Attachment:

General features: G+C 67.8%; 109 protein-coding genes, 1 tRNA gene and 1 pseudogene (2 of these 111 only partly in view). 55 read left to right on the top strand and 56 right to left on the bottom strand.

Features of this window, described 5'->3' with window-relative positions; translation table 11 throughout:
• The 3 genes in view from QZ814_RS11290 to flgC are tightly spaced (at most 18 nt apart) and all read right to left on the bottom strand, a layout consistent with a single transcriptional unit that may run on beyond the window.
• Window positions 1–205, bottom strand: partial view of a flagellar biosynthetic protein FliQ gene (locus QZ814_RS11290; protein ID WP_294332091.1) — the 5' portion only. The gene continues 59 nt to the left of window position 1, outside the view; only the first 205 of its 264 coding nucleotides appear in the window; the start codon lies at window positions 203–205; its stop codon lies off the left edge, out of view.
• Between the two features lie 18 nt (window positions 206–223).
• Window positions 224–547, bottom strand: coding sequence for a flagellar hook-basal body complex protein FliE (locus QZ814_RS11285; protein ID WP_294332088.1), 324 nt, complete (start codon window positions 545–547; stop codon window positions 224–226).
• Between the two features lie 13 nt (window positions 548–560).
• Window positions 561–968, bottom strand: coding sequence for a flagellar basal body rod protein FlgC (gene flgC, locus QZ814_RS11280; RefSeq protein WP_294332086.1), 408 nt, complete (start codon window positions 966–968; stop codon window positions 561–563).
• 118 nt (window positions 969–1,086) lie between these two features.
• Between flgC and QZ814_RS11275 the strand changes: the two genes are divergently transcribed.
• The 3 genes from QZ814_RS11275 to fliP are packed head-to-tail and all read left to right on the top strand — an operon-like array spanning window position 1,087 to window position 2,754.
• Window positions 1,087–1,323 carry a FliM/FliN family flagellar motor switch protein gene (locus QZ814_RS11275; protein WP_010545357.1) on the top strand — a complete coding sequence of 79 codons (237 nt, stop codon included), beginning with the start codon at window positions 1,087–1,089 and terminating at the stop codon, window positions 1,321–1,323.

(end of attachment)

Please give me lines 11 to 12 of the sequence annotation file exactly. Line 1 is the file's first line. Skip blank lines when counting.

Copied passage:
• The 3 genes from QZ814_RS11275 to fliP are packed head-to-tail and all read left to right on the top strand — an operon-like array spanning window position 1,087 to window position 2,754.
• Window positions 1,087–1,323 carry a FliM/FliN family flagellar motor switch protein gene (locus QZ814_RS11275; protein WP_010545357.1) on the top strand — a complete coding sequence of 79 codons (237 nt, stop codon included), beginning with the start codon at window positions 1,087–1,089 and terminating at the stop codon, window positions 1,321–1,323.